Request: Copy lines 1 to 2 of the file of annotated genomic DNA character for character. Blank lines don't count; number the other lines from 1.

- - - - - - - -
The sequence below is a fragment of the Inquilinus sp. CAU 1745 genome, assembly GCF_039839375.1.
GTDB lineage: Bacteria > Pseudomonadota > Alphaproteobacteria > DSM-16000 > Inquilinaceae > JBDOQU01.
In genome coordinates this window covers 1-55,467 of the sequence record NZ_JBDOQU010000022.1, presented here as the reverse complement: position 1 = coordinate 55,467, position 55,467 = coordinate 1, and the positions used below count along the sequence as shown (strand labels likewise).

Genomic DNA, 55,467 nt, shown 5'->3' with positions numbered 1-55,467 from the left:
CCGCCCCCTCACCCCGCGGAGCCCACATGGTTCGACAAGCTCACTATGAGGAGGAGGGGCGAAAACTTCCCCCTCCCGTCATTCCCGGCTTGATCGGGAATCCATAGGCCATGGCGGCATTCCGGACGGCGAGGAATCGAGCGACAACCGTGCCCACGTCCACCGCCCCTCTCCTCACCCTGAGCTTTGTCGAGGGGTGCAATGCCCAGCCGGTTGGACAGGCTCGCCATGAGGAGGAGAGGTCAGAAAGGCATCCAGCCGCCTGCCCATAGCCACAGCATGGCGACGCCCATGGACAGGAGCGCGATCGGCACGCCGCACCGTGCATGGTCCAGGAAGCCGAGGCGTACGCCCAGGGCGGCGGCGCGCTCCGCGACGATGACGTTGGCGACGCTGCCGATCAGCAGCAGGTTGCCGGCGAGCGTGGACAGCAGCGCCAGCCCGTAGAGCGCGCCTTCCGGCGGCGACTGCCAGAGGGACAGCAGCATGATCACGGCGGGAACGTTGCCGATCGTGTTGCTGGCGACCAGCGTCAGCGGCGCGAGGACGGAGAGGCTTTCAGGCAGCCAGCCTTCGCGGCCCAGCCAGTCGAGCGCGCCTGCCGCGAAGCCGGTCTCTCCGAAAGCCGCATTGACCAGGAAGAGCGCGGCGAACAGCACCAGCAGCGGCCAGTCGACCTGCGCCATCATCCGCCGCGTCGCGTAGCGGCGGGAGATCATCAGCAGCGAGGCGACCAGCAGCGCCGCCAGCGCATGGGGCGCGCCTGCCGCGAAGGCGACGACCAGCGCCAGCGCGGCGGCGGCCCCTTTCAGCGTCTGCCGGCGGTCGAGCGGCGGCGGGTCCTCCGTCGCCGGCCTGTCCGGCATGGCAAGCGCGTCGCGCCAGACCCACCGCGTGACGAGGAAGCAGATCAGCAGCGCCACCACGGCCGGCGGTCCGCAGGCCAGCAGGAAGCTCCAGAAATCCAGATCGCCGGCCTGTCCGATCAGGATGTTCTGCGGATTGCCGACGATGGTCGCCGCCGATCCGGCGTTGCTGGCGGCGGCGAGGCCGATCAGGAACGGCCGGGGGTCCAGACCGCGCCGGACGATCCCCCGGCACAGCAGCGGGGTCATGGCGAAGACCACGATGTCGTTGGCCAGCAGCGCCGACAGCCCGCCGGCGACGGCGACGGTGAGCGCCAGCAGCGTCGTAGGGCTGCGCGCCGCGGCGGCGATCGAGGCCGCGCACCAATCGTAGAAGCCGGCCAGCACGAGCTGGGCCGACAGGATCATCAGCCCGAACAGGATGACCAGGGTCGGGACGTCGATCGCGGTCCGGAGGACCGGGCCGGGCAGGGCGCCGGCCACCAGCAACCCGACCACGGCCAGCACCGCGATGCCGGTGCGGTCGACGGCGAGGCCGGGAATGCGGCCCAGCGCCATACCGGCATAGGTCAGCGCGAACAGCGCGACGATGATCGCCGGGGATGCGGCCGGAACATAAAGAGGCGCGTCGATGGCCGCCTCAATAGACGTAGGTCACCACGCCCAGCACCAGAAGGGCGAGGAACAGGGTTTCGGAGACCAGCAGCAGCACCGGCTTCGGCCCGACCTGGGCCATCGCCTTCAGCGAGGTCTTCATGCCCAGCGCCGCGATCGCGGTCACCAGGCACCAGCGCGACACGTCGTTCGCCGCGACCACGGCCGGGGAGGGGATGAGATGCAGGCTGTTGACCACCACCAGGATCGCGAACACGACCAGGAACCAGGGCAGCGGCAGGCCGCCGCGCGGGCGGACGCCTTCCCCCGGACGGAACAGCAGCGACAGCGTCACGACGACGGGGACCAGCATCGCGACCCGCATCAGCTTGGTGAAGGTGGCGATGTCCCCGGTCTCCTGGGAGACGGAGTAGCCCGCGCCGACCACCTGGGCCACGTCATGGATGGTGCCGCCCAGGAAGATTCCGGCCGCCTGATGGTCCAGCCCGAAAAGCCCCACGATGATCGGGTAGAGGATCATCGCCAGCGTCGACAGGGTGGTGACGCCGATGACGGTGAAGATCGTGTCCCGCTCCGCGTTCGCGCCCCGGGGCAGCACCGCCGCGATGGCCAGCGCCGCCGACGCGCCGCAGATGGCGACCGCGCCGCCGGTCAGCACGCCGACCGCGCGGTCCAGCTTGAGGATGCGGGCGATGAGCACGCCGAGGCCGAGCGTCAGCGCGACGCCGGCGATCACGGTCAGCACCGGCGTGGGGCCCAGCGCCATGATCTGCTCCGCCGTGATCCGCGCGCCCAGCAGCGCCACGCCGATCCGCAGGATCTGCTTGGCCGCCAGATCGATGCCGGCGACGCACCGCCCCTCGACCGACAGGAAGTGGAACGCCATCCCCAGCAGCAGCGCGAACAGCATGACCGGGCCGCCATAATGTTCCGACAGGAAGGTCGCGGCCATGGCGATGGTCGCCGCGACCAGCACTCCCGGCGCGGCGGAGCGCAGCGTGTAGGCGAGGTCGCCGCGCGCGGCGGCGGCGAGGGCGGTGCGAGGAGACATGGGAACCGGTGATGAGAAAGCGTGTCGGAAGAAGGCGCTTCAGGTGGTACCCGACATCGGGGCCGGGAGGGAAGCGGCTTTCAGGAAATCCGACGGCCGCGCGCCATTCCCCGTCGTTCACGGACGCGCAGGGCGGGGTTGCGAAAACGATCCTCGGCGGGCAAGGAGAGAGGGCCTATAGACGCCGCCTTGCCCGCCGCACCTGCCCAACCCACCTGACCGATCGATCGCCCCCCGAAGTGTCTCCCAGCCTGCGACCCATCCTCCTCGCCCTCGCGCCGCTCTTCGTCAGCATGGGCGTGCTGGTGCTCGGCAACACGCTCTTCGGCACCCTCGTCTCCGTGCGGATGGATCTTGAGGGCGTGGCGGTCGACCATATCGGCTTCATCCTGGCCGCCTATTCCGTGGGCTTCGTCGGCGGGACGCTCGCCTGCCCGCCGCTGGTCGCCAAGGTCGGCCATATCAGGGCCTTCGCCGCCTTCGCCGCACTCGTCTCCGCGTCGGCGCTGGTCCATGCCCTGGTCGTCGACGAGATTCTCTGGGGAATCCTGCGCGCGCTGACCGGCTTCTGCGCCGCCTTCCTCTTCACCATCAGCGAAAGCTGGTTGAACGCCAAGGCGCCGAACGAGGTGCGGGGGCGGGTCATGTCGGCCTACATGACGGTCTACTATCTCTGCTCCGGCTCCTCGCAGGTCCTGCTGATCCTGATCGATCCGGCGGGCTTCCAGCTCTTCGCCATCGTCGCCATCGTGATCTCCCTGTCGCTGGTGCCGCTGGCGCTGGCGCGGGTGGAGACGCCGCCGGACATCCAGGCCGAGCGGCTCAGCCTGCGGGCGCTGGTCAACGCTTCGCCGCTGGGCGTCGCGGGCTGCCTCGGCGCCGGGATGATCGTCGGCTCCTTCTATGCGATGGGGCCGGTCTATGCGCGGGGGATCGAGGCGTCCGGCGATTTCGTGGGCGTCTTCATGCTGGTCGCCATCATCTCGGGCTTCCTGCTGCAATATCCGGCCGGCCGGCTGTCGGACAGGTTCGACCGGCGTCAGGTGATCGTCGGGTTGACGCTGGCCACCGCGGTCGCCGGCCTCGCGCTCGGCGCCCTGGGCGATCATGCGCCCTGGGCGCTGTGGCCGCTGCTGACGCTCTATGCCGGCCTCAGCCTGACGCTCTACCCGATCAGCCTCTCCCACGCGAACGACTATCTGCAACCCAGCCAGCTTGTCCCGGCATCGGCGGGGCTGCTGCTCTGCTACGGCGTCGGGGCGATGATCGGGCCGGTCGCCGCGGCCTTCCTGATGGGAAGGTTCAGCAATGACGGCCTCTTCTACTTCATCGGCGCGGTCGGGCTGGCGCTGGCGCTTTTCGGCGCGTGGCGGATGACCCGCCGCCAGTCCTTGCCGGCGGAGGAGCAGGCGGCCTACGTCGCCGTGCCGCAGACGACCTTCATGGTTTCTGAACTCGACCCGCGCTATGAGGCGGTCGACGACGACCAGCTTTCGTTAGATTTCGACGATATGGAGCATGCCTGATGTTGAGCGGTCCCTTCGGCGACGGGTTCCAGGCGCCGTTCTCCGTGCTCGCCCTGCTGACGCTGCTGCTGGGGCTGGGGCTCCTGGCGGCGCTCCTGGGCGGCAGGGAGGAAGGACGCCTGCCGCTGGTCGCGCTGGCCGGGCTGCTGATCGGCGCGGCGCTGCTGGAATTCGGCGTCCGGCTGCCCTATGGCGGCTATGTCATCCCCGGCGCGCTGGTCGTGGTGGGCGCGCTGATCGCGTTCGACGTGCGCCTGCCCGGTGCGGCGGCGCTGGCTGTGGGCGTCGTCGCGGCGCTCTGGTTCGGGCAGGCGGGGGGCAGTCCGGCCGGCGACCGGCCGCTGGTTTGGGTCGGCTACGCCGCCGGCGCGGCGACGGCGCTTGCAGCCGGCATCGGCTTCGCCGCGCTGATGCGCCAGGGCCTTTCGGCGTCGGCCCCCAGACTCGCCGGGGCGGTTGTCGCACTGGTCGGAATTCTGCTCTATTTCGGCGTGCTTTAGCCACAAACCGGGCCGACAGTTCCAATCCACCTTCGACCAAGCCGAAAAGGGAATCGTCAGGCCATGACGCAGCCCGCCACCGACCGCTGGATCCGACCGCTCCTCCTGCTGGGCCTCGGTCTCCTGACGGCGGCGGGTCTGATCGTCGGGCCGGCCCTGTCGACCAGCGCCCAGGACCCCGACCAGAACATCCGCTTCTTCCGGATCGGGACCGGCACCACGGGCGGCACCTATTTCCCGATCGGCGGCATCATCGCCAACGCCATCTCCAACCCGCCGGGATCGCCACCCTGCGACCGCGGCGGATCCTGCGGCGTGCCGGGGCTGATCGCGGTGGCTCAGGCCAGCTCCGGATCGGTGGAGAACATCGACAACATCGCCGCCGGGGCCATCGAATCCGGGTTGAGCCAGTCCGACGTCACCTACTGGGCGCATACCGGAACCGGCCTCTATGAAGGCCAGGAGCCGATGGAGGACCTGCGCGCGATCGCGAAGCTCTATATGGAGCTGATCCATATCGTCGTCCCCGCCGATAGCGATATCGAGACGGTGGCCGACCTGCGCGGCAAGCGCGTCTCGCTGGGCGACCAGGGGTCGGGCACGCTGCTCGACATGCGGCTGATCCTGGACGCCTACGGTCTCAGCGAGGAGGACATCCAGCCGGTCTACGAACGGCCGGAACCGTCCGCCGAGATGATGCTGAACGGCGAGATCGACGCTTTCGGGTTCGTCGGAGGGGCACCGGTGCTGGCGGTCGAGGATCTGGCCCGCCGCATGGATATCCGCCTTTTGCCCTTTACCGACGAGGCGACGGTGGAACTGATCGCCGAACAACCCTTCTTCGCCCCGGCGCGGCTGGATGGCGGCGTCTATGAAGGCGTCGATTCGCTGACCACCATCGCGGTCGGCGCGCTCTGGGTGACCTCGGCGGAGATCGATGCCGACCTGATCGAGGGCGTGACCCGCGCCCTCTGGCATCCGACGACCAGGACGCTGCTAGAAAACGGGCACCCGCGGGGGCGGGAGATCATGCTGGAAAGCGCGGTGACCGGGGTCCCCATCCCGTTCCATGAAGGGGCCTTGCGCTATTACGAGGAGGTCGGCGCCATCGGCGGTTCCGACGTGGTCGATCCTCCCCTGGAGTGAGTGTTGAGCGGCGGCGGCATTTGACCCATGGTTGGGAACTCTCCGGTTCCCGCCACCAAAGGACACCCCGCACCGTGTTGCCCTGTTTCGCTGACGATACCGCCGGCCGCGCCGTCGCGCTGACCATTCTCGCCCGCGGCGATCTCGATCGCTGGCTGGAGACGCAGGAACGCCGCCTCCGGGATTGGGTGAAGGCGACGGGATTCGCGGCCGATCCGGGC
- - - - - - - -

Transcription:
The sequence below is a fragment of the Inquilinus sp. CAU 1745 genome, assembly GCF_039839375.1.
GTDB lineage: Bacteria > Pseudomonadota > Alphaproteobacteria > DSM-16000 > Inquilinaceae > JBDOQU01.